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4th axis

Re: 4th axis

Postby Awesomeness » Fri Apr 08, 2011 4:37 am

On the other hand, if you want a rotary axis that can do huge, heavy material, you may have to stand it up so that the weight is downward on a rotary "lazy suzan". That would require redesigning everything, including the machine.
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Re: 4th axis

Postby Kevin » Fri Apr 08, 2011 1:22 pm

A friend of mine moved back home in the Norman Oklahoma area and started a little machine shop on the side. His neighbors built themselves a CNC in polar coordinates to machine full size human sculptures from foam. They make fiberglass sculptures for outdoor display. The work stands on a rotary axis lazy suzan. A vertical rail supports a trolley for the dremel they use as a spindle. Drawer slides allow an in and out axis. I'm pretty sure it's still 3 axis. They make arms and legs separate often so they can do undercuts and other complex shapes with the limited axes.
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Re: 4th axis

Postby servant74 » Wed Jun 01, 2011 12:34 am

One idea for another gantry mounted too... a rotatable saw, like a panel saw. For a full size (4x8 or larger) it would be nice to do this. Especially since saw blades have a narrower kerf than most typical router bits.

Also if the tools were quickly (and quick release for power, possible positioning motors, etc as required) would make it easy to change kinds of tools/routers/etc.
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Re: 4th axis

Postby Ronan » Fri Apr 19, 2013 6:42 am

I have been thinking about how to make a BYCNC setup into a machine using a 4th axis for some time and I think it would be as easy as setting up the table properly the first time. This should not take any greater adjustments than extending the Z-axis drive and the table itself. The ideas I have for updating my table, are as follows:

Extend the Z-axis for the router so that you can travel beyond the surface of the table that you are doing parallel cuts upon. This will extend the overall height, but only enough to get the appropriate depth of cuts in the material you are turning. I am thinking I will invest in a longer screw for the z-axis and just cut myself some duplicate parts, just a bit longer, to facilitate the added depth.

The second part of this process is to build the table top in a fashion that not only offers the rigidity that you need while cutting flat stock on the table top, but a method by which the center can be removed, either by slide mechanisms or leafing, so that you can reveal the under portion of the table. Because the design currently does not require any mechanical parts to run under the table top, and also due to the majority of the burden being on the outside edges of the table top the center should be able to be removed without creating undue stress on the structure while giving you a space to mount a rotating piece of material.

Finally, I am imagining that there is a second NEMA 34 powering a rotational mount, so that you can mount material in the middle of the table and pin it in place, like a lathe mount. One side will be fixed in place, which is the corresponding end to the motor. I also see this system working with the same #25 roller chain and sprocket system of the other axis points. The far end for fastening the material would include a lazy susan type rotational bearing system fixed to a screw type device so you can adjust the length of the mount accepting diverse height of material.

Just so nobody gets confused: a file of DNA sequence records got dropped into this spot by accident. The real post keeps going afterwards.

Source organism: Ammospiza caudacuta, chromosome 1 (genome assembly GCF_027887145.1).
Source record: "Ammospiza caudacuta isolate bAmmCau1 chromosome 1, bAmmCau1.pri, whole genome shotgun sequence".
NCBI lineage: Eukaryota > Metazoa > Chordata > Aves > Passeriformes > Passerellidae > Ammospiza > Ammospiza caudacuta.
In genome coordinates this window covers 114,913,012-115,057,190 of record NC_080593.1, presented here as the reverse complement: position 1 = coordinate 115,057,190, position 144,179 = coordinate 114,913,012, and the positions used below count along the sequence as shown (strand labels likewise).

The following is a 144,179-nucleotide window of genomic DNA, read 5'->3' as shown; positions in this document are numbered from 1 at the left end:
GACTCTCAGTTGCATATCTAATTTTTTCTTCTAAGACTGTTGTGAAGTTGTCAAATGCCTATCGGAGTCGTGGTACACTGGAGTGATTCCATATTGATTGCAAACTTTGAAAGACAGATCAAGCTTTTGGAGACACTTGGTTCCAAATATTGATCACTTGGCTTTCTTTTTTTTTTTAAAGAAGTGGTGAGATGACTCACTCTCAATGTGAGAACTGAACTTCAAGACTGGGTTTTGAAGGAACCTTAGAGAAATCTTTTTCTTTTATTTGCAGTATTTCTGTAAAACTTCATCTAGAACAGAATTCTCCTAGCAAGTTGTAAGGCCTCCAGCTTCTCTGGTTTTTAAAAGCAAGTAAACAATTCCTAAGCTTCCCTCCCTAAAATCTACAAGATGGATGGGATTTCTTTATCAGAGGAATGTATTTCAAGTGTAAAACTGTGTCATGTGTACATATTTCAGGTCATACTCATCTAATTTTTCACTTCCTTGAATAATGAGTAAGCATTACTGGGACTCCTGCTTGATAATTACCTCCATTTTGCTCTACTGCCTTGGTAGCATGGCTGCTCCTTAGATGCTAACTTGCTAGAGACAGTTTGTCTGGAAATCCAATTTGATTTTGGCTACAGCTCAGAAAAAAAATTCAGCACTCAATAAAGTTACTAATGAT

If this method works out I will definitely share it and link it up, it will be a bit of time before I can get everything prototype d but this idea, I think would be the most cost effective and easiest if you want to convert an existing setup to accept a rotational 4th axis. All the parts that you would need to order in addition to your existing setup would be a longer drive system for the Z-axis, which may just be a longer screw, an additional motor and drive components, and a way to allow for the smooth turning of the material.

Converting the table should not be too difficult, however, I realize that when you compromise a solid flat surface for something that is modular you may run into a problem with tool resolution due to flex at the joints. I am not sure how to overcome this and allow for many uses of the same cnc for different applications, but, once you have something that is perfect, the soul of a hacker is to make it better....its just the way of life for our kind.

Hope this sparks some ideas in your brains!
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Re: 4th axis

Postby benjamin.willhoite » Sat Feb 14, 2015 5:14 pm

Hey Everybody, I am not trying to spam the board, but I am catching up on the forums and I intend to read them from start to finish in certain areas. I can say that right now there is a pile of 4th/A axis kits available on eBay from China with varying levels of quality, shipping methods, and shipping costs. I know that at the time these posts were written those parts were not available. I am not certain, but I think there may be one on the website bycnc website now.

I hope that this subject can be reopened and discussed a little more, or somebody can point me to the current discussion.
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Re: 4th axis

Postby Awesomeness » Mon Feb 16, 2015 11:27 pm

Patrick sells one now. It looks to be one of the same Chinese variety, originally designed fro a small metal mill, but I suppose at least it's "hand picked" and somewhat vetted by Patrick.
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